Visit Everglades National Park
The diverse habitats are home to hundreds of animal species including manatees, deer, bobcats, American crocodiles, panthers, and the dangerous and elusive Florida alligators, as well as 350 species of birds and 300 species of fish. The largest mangrove ecosystem in the western hemisphere supports wildlife and prevents coastal erosion.
Visitors enjoy biking, canoeing and kayaking, fishing, hiking, and camping. Ever hear of “slough slogging?” It’s wet, off-trail hiking, another way to experience Everglades National Park. For those who want to stay (mostly) dry, there’s a tram ride through Shark Valley and boat tours of Florida Bay and the Ten Thousand Islands. Another favorite activity is geocaching, an outdoor treasure hunt using GPS devices as guides.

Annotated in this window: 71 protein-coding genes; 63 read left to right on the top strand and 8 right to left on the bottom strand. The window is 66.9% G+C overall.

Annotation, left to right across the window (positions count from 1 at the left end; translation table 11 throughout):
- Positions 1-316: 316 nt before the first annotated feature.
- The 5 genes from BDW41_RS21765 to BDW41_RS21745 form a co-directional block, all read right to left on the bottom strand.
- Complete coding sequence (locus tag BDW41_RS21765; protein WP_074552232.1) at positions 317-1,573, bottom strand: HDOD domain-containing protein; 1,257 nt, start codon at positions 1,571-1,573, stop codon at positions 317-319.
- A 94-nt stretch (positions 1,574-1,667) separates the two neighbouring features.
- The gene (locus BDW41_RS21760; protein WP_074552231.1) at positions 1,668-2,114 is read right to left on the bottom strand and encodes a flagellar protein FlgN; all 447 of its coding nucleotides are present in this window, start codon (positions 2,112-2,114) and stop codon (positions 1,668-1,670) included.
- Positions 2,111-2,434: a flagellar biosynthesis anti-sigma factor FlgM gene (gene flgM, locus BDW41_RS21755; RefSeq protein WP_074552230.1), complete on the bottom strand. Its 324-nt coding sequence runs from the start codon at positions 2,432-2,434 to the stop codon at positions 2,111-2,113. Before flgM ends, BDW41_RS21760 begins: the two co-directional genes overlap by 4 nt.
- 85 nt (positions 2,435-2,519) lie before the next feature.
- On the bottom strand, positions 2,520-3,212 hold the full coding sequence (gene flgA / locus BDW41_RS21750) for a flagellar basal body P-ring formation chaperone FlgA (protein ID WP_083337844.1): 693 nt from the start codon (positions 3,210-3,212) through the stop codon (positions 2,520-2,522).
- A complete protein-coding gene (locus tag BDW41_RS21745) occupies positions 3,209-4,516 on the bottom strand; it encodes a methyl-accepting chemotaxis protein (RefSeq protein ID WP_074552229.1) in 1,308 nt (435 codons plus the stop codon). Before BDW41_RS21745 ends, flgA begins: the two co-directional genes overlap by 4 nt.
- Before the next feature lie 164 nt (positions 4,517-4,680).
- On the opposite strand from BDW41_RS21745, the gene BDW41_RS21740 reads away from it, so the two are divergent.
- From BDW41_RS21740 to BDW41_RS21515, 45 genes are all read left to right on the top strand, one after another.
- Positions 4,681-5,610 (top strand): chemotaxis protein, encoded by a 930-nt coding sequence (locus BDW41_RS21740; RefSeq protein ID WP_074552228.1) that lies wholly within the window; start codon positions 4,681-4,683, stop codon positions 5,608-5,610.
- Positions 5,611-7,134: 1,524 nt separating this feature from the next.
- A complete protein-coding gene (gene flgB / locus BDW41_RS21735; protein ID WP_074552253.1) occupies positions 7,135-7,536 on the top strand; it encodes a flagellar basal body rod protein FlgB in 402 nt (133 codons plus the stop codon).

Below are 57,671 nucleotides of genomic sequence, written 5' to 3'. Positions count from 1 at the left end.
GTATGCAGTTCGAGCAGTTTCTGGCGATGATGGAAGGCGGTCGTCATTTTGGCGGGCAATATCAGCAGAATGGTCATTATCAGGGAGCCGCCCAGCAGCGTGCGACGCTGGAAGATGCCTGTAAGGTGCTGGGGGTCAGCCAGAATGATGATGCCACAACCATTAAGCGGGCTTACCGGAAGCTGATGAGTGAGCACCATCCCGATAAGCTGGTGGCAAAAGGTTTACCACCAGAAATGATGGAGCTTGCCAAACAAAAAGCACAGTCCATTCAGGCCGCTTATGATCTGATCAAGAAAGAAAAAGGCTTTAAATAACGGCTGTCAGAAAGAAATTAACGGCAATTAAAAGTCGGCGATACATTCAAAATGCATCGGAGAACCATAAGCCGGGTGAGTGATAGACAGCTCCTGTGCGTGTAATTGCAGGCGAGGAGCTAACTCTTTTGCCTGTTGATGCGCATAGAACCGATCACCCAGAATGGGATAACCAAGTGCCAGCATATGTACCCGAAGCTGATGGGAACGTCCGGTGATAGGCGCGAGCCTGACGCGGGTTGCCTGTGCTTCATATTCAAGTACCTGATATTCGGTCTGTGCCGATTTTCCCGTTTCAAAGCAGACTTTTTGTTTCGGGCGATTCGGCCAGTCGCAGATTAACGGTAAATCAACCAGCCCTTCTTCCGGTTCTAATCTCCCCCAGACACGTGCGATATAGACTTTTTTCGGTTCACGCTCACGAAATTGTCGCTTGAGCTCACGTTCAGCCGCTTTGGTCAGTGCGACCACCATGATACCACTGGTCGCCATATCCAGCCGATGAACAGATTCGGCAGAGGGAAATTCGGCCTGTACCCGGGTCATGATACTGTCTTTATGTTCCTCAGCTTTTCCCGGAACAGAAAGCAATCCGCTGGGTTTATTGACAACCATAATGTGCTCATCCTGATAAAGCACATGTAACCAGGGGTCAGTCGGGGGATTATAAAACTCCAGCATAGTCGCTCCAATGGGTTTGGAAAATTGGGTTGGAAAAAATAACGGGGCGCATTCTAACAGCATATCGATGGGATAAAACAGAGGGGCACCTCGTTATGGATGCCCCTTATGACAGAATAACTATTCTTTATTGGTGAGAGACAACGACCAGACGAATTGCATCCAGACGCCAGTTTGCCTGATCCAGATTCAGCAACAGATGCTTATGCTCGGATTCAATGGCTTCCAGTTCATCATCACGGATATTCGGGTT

Stay at Blue Horizon
Blue Horizon, a vegan farm in the agricultural section of Miami, grows tropical fruit, vegetables, and herbs. Volunteers perform various farming tasks including weeding, sifting and applying compost, planting, watering, and making garden beds.
Volunteers even have a chance to learn building, with a house under construction at the farm. WWOOFers work about 25 hours weekly in exchange for three meals daily, a sleeping cabin or tent, and an education in growing food and living sustainably.
Weekends are free to explore the area, and Laura of Blue Horizon describes nearby Everglades National Park as a serene place where humans can release their stress, connect with nature, and just breathe.